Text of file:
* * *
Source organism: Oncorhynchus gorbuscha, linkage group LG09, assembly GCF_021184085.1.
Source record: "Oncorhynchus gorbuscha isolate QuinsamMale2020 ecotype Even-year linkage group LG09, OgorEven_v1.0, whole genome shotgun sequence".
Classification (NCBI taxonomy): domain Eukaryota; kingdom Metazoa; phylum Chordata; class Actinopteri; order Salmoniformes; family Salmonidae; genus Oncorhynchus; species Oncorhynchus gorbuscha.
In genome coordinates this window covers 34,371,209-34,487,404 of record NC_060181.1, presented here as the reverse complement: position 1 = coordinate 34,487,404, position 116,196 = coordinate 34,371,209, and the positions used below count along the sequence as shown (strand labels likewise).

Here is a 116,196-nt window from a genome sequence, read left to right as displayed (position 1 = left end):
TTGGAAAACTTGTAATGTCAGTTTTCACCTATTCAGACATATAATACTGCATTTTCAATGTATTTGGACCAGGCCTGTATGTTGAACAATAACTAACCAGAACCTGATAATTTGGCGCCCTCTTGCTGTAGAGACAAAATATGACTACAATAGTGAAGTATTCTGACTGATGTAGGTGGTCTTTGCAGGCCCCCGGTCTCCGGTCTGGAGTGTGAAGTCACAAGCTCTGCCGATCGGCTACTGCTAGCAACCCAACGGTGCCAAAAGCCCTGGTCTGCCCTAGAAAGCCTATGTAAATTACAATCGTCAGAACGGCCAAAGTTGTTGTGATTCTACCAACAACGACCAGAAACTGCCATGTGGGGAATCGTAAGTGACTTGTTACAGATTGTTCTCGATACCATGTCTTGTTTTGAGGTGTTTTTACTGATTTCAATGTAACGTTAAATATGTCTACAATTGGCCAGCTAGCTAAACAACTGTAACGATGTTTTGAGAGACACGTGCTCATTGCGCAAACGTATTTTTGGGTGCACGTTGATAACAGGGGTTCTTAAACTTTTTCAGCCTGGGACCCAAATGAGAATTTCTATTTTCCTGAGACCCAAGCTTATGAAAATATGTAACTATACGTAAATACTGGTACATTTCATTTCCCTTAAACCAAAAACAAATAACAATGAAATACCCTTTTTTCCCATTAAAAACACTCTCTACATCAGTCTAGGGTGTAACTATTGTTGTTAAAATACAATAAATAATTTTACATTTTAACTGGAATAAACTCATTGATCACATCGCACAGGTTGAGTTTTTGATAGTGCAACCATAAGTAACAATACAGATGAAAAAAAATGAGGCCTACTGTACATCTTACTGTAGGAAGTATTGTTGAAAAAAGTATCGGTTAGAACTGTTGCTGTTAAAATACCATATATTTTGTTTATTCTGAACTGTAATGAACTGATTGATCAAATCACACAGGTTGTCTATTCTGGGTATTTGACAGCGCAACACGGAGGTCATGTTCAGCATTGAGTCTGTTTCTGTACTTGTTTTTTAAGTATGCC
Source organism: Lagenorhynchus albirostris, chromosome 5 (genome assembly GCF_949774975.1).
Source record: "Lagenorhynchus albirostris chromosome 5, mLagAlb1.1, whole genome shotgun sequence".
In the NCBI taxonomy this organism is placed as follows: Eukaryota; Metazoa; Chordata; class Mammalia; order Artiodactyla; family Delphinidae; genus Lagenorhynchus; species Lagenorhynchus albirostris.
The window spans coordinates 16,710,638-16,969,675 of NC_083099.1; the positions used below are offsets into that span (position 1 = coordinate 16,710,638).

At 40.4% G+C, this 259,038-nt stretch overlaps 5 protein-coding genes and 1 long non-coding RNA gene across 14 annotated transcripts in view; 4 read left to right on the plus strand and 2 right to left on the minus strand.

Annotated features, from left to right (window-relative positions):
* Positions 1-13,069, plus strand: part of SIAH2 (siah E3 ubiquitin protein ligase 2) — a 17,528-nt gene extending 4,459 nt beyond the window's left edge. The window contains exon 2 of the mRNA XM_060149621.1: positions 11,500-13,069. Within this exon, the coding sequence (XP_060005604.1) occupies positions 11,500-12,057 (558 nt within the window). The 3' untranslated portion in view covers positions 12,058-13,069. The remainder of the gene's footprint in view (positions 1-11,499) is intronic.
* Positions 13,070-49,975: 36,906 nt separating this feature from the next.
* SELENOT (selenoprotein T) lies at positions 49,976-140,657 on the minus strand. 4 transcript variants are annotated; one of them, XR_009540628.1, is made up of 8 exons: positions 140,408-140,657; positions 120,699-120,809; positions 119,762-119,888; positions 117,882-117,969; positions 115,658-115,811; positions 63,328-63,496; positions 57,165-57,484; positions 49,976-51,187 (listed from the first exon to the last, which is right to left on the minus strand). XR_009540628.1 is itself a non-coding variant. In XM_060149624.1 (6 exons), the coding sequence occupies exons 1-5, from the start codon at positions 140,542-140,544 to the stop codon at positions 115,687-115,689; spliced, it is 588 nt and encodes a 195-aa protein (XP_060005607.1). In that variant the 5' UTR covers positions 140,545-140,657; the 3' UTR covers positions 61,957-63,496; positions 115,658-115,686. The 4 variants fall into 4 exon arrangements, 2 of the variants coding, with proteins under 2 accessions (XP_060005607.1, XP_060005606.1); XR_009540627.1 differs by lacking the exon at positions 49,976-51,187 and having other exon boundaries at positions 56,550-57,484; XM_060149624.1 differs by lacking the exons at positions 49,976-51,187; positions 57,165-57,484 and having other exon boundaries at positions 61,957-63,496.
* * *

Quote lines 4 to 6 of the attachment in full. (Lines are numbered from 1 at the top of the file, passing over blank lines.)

In genome coordinates this window covers 34,371,209-34,487,404 of record NC_060181.1, presented here as the reverse complement: position 1 = coordinate 34,487,404, position 116,196 = coordinate 34,371,209, and the positions used below count along the sequence as shown (strand labels likewise).

Here is a 116,196-nt window from a genome sequence, read left to right as displayed (position 1 = left end):
TTGGAAAACTTGTAATGTCAGTTTTCACCTATTCAGACATATAATACTGCATTTTCAATGTATTTGGACCAGGCCTGTATGTTGAACAATAACTAACCAGAACCTGATAATTTGGCGCCCTCTTGCTGTAGAGACAAAATATGACTACAATAGTGAAGTATTCTGACTGATGTAGGTGGTCTTTGCAGGCCCCCGGTCTCCGGTCTGGAGTGTGAAGTCACAAGCTCTGCCGATCGGCTACTGCTAGCAACCCAACGGTGCCAAAAGCCCTGGTCTGCCCTAGAAAGCCTATGTAAATTACAATCGTCAGAACGGCCAAAGTTGTTGTGATTCTACCAACAACGACCAGAAACTGCCATGTGGGGAATCGTAAGTGACTTGTTACAGATTGTTCTCGATACCATGTCTTGTTTTGAGGTGTTTTTACTGATTTCAATGTAACGTTAAATATGTCTACAATTGGCCAGCTAGCTAAACAACTGTAACGATGTTTTGAGAGACACGTGCTCATTGCGCAAACGTATTTTTGGGTGCACGTTGATAACAGGGGTTCTTAAACTTTTTCAGCCTGGGACCCAAATGAGAATTTCTATTTTCCTGAGACCCAAGCTTATGAAAATATGTAACTATACGTAAATACTGGTACATTTCATTTCCCTTAAACCAAAAACAAATAACAATGAAATACCCTTTTTTCCCATTAAAAACACTCTCTACATCAGTCTAGGGTGTAACTATTGTTGTTAAAATACAATAAATAATTTTACATTTTAACTGGAATAAACTCATTGATCACATCGCACAGGTTGAGTTTTTGATAGTGCAACCATAAGTAACAATACAGATGAAAAAAAATGAGGCCTACTGTACATCTTACTGTAGGAAGTATTGTTGAAAAAAGTATCGGTTAGAACTGTTGCTGTTAAAATACCATATATTTTGTTTATTCTGAACTGTAATGAACTGATTGATCAAATCACACAGGTTGTCTATTCTGGGTATTTGACAGCGCAACACGGAGGTCATGTTCAGCATTGAGTCTGTTTCTGTACTTGTTTTTTAAGTATGCC